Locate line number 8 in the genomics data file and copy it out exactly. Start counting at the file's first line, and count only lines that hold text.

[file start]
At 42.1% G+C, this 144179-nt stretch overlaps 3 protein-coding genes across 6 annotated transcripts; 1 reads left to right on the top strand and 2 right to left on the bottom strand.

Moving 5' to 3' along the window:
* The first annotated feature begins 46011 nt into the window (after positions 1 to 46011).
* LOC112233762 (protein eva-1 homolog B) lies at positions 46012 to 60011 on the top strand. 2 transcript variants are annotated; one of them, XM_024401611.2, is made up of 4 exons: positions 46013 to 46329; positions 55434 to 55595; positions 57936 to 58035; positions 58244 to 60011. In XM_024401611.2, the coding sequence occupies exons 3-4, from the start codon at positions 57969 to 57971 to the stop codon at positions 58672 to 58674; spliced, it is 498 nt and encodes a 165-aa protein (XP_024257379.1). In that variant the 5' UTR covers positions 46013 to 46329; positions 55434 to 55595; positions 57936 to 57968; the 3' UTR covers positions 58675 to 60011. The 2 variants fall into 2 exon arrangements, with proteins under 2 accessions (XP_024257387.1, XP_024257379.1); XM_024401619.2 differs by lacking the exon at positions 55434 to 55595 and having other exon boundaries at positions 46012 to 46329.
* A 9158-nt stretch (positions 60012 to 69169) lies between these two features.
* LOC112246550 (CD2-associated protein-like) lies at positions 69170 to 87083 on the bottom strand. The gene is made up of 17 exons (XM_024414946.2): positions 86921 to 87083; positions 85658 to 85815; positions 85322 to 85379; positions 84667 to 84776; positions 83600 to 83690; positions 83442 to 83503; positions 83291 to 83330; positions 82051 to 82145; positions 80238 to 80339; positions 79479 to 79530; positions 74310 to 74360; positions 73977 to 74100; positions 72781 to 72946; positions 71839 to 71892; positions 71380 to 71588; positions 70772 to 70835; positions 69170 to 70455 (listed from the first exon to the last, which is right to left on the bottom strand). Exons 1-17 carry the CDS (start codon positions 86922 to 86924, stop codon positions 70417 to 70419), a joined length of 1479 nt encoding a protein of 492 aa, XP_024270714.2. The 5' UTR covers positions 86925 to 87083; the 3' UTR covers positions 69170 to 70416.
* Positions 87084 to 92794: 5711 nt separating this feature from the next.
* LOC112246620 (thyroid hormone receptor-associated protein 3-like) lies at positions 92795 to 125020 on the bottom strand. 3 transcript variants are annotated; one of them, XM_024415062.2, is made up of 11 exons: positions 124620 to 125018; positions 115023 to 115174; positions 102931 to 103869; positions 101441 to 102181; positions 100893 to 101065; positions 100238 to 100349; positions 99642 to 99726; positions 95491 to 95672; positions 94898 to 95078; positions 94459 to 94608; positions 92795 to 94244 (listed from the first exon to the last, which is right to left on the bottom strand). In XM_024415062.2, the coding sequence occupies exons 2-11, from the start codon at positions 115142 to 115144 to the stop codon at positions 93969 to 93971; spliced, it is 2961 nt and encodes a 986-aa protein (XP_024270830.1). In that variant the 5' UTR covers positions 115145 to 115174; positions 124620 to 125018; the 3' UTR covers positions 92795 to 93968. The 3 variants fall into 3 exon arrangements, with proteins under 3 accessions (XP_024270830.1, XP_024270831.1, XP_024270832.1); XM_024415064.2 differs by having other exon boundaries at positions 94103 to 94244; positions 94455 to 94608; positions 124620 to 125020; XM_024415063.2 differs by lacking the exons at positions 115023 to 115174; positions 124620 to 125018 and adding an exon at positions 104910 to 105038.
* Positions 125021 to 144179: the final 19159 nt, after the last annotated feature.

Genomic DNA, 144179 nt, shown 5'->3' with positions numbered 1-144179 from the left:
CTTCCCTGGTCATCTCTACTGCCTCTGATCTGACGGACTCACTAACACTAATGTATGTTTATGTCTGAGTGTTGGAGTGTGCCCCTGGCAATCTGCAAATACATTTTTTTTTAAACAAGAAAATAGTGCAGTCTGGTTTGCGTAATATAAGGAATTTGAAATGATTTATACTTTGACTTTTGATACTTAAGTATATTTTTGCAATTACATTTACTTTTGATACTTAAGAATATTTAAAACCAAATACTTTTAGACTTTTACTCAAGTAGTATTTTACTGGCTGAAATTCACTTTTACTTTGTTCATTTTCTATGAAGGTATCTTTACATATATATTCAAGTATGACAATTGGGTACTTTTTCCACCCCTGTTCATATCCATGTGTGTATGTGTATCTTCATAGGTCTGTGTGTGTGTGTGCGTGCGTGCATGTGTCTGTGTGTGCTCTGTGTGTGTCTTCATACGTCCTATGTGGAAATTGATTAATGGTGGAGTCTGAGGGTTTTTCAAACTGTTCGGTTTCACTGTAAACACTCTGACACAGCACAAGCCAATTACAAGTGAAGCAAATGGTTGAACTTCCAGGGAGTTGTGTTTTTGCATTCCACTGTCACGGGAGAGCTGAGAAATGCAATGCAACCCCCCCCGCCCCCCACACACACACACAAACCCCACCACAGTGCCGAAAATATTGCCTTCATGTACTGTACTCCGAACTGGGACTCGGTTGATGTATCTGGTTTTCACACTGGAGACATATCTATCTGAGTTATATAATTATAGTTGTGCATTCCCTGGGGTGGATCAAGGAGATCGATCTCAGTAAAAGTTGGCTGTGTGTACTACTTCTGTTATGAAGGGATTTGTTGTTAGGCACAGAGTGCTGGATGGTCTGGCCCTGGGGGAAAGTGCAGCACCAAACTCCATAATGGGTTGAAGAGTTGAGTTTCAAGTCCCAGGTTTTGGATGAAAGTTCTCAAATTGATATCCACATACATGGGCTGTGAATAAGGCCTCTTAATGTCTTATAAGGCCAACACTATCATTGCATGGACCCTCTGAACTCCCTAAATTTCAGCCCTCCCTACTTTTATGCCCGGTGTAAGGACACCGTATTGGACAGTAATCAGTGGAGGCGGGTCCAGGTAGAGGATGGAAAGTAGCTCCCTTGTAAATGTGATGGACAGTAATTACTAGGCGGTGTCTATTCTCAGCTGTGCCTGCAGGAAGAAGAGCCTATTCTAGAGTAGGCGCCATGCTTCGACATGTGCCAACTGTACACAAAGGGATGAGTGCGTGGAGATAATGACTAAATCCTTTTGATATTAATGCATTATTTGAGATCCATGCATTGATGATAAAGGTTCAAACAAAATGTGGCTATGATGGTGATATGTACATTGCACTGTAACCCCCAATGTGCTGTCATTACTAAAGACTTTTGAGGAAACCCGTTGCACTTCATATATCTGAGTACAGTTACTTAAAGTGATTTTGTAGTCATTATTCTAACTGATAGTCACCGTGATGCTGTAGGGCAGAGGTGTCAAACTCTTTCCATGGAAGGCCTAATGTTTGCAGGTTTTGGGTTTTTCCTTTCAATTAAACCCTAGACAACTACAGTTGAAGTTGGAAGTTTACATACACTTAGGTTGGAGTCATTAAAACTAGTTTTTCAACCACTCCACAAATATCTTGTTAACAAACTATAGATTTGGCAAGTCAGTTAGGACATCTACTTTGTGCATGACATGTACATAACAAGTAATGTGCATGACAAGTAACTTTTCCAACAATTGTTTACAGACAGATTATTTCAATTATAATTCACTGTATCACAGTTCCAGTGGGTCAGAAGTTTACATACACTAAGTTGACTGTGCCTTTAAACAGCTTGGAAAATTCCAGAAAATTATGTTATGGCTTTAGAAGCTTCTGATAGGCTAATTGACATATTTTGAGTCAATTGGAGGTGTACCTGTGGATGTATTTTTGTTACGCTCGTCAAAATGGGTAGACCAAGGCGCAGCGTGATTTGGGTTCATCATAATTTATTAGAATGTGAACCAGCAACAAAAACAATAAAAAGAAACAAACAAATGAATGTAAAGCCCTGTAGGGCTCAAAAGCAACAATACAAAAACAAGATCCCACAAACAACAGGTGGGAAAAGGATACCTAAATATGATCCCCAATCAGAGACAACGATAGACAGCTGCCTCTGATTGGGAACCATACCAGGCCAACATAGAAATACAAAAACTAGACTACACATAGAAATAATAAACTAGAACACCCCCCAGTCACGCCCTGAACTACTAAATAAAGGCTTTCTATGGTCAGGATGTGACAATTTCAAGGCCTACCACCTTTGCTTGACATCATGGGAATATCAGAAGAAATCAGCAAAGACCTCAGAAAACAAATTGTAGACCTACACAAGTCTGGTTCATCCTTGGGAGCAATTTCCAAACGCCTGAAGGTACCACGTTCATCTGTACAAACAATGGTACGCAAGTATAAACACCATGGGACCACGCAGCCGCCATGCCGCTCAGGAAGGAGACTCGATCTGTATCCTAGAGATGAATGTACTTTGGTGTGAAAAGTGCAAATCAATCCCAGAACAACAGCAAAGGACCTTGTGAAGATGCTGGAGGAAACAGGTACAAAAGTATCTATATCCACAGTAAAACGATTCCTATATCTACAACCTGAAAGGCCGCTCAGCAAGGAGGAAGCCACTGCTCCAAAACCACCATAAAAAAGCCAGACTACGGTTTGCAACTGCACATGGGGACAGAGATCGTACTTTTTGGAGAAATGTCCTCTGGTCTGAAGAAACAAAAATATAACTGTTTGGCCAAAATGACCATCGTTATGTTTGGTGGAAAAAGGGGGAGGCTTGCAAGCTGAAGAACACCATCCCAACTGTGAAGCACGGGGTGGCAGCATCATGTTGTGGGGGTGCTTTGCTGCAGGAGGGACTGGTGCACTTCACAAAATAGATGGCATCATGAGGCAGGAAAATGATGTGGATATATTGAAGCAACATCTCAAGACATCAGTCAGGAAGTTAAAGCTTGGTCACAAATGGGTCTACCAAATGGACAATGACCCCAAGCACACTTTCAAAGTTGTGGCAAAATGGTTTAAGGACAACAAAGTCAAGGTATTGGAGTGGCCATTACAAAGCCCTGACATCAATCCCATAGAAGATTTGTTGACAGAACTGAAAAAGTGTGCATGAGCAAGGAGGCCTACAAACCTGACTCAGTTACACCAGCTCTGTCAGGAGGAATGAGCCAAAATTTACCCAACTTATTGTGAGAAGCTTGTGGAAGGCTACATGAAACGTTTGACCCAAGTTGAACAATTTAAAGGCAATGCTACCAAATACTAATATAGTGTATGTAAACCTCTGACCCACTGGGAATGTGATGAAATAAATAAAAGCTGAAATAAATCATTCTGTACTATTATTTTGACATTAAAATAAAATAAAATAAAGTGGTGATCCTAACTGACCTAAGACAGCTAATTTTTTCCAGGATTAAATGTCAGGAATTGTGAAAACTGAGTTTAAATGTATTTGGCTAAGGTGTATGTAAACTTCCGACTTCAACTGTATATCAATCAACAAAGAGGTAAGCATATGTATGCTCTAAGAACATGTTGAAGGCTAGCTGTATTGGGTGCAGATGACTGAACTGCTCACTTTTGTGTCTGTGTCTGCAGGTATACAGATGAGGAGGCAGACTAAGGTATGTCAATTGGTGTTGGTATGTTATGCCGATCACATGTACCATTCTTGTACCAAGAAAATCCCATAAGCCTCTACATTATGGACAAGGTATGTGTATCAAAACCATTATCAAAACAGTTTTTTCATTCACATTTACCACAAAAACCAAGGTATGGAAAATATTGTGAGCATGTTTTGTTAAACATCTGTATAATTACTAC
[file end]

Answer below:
* LOC112246620 (thyroid hormone receptor-associated protein 3-like) lies at positions 92795 to 125020 on the bottom strand. 3 transcript variants are annotated; one of them, XM_024415062.2, is made up of 11 exons: positions 124620 to 125018; positions 115023 to 115174; positions 102931 to 103869; positions 101441 to 102181; positions 100893 to 101065; positions 100238 to 100349; positions 99642 to 99726; positions 95491 to 95672; positions 94898 to 95078; positions 94459 to 94608; positions 92795 to 94244 (listed from the first exon to the last, which is right to left on the bottom strand). In XM_024415062.2, the coding sequence occupies exons 2-11, from the start codon at positions 115142 to 115144 to the stop codon at positions 93969 to 93971; spliced, it is 2961 nt and encodes a 986-aa protein (XP_024270830.1). In that variant the 5' UTR covers positions 115145 to 115174; positions 124620 to 125018; the 3' UTR covers positions 92795 to 93968. The 3 variants fall into 3 exon arrangements, with proteins under 3 accessions (XP_024270830.1, XP_024270831.1, XP_024270832.1); XM_024415064.2 differs by having other exon boundaries at positions 94103 to 94244; positions 94455 to 94608; positions 124620 to 125020; XM_024415063.2 differs by lacking the exons at positions 115023 to 115174; positions 124620 to 125018 and adding an exon at positions 104910 to 105038.